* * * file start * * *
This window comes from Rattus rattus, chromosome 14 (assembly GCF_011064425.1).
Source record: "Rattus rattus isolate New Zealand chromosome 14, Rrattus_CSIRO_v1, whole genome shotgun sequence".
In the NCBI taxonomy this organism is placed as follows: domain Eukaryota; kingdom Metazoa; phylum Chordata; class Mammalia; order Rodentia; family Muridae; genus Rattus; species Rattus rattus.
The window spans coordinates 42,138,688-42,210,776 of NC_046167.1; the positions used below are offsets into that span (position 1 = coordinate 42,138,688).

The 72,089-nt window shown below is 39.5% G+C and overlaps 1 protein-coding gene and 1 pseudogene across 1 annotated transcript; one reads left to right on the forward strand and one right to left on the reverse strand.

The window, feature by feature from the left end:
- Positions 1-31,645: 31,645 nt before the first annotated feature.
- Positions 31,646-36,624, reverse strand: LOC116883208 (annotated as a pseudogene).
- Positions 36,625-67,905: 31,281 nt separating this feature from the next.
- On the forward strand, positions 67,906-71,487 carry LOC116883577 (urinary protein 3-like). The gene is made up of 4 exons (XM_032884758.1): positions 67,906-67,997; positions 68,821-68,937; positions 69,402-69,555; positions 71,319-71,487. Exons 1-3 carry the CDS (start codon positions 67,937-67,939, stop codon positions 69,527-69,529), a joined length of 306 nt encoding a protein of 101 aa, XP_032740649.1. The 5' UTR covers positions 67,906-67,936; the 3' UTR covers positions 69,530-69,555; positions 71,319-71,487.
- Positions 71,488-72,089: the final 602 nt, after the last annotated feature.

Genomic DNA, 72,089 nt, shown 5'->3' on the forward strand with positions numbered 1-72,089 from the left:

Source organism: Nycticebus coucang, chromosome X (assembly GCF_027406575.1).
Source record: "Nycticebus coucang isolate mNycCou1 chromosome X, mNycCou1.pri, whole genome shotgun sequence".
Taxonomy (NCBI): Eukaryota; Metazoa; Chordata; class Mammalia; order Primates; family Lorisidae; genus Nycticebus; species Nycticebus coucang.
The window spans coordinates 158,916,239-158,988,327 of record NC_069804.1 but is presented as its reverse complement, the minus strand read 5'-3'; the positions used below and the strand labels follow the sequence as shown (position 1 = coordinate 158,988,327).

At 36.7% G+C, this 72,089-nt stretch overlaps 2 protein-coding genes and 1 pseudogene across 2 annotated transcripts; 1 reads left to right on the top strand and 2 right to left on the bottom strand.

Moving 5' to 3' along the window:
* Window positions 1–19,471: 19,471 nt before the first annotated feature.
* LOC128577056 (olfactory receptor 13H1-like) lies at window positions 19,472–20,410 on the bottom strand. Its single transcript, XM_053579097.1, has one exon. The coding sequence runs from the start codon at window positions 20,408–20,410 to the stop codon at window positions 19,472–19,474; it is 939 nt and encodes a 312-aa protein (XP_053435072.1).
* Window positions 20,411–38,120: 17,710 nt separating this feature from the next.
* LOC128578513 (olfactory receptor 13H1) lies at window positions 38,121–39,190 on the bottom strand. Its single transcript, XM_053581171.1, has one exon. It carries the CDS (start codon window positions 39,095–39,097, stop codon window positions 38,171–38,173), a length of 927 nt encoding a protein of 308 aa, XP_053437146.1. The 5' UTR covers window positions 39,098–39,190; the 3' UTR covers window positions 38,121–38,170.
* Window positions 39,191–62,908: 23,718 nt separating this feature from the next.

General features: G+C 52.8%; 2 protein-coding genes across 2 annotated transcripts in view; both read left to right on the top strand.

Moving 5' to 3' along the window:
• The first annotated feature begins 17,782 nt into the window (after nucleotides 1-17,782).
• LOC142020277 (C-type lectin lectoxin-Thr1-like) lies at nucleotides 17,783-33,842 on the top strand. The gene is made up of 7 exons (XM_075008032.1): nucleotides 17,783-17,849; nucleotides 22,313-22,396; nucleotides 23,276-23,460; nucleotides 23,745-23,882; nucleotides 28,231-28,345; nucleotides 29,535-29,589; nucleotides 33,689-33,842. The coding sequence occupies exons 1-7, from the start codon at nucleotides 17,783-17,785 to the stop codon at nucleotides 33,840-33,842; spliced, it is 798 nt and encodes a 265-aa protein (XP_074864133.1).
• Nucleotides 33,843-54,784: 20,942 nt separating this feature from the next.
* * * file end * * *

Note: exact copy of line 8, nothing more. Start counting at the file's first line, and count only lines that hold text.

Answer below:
- Positions 31,646-36,624, reverse strand: LOC116883208 (annotated as a pseudogene).